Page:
Friday

Moderator
Yep.

Not in the same way... mine are far more hygiene & fitness related, than apparel, although that enters in as well, just differently.

I know where it comes from... it’s a combo of non-trauma & trauma-related things married to my own personality.

I’ve played around with it here & there (not shaving my legs perfectly/ letting my roots grow out, not using war paint, buying less than perfect clothes, etc.) , and I’ve come to the opinion that I not only DGAF where it came from, I strongly prefer it. So if I’m livin life to the hilt? I’m doing it the way I fawking love it.

Yes, it very much does create problems when I’m not able to live my life the way I love it. But c’est la vie.
 

ruborcoraxxx

MyPTSD Pro
I had a problem like you with bodily hair. Unfortunately genetics has given me pretty hairy legs. I used to fight it relentless and going to the gym or swimming pool with others was simply a Nightmare.

Meanwhile, I've had several sexual partners and exactly none gave a single shit about hair. They liked my body as it is. I didn't. But I understood that it wasn't that that would make me "fit in".

It might be silly that it's in the eyes of others that I eventually came to peace with it. I don't look into feminine magazines as they make me feel bad. I aim to feel good in my body and avoid anything that makes me feel bad in it. I do struggle with weight control though. I don't like when I pass above a certain bar.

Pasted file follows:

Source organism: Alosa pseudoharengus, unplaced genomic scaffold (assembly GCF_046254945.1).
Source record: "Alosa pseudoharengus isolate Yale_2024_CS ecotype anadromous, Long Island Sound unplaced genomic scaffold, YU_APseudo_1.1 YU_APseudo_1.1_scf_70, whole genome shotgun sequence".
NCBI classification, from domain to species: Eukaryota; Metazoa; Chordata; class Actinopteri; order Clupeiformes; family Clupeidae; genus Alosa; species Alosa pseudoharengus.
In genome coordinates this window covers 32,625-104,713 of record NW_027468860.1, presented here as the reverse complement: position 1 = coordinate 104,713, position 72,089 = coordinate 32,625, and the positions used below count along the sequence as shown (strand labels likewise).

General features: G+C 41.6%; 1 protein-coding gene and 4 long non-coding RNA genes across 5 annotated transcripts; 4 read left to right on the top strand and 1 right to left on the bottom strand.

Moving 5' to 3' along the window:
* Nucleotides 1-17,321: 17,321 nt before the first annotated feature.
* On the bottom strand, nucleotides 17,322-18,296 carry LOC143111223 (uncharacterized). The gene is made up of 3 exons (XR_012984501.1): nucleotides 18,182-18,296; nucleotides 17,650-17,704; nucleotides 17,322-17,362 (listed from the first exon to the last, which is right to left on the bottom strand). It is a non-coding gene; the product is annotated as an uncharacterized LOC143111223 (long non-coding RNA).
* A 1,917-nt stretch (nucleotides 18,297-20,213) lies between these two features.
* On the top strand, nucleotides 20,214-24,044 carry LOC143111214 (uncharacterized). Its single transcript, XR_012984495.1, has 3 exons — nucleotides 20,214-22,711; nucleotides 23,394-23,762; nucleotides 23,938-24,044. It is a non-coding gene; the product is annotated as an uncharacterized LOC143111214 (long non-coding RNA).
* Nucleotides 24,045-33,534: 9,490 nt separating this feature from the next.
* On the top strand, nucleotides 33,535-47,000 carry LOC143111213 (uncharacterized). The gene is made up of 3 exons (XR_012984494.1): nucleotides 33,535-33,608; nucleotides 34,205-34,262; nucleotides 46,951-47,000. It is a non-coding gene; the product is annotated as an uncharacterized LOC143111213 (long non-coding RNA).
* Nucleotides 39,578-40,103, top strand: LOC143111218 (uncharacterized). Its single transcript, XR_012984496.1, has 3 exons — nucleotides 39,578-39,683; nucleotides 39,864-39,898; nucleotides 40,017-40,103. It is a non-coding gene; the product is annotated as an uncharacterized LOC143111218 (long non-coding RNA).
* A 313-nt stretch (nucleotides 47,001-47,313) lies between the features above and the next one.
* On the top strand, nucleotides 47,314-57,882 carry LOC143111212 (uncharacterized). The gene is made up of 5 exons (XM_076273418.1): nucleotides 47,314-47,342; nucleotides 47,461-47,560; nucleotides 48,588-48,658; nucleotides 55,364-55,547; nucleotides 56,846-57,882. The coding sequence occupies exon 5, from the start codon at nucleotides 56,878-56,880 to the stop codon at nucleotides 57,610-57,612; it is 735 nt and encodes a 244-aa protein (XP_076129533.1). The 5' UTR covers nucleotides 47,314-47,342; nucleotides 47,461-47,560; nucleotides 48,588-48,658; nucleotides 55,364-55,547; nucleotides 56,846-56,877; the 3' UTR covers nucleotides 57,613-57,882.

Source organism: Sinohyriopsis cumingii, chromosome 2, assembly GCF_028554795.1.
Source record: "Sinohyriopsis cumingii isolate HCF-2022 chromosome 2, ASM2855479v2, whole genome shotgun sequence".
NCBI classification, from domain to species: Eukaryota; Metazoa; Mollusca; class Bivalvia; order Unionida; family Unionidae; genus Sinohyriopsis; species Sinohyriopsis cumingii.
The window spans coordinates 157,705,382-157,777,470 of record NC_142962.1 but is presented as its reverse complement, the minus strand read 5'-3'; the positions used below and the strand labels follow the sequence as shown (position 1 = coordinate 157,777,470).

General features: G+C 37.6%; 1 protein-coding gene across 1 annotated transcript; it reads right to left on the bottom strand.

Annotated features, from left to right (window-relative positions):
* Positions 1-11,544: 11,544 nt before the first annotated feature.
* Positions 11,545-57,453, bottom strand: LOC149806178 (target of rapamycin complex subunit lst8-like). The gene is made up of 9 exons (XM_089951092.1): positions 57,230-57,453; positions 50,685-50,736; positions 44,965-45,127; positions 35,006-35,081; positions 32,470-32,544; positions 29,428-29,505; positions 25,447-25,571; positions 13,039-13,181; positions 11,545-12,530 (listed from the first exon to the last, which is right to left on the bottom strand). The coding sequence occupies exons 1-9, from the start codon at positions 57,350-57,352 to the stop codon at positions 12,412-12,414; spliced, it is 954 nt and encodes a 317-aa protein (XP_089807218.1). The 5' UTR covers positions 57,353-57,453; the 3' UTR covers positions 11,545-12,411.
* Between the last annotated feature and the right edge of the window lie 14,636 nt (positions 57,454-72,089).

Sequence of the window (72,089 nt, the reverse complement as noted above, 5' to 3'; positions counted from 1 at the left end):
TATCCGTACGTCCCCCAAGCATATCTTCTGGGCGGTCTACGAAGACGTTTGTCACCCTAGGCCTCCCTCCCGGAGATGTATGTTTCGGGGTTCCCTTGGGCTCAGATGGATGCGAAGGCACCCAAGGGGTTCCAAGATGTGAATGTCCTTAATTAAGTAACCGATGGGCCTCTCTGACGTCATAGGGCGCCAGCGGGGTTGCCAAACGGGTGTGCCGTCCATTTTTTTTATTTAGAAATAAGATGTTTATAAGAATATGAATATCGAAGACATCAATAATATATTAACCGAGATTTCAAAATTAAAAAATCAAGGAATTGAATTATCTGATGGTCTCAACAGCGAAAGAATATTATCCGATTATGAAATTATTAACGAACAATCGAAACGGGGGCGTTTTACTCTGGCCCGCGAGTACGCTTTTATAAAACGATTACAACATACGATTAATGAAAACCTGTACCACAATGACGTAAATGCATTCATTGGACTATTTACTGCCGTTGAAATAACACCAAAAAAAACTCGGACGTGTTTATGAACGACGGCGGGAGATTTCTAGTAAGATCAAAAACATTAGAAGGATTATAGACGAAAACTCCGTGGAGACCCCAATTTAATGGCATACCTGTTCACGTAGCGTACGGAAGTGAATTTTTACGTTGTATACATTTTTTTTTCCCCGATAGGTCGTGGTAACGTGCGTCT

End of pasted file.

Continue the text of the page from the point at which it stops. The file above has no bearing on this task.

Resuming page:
I don't like not feeling fit.

And I was struggling against myself a lot with this.

Until.

Until I heard this sentence.

"Instead of asking ourselves what a body is or how it looks, we can consider what a body can do." Judith Butler said this in an interview. Very simple sentence.

Then I told myself, actually is my body doing any better without hair? No. I still do not like the hair on my legs. But I figured out that I'm not obliged to adore every single part of my body.

What I reproach to body positive movements is that it celebrates beauty in everything, but still it's beauty, and most of what I see still is staged and very much in control. I found it more productive to find some comfort with ugliness or at least normalcy. To learn to live with imperfections and not try to make the imperfect perfect.

I prefer the gain of time I have by not thinking about hair growth,not feeling the discomfort of the hair growing back, and the pain of removing it. The time I spend thinking my hair is ugly is actually much less when I have it on than when I'm not having it.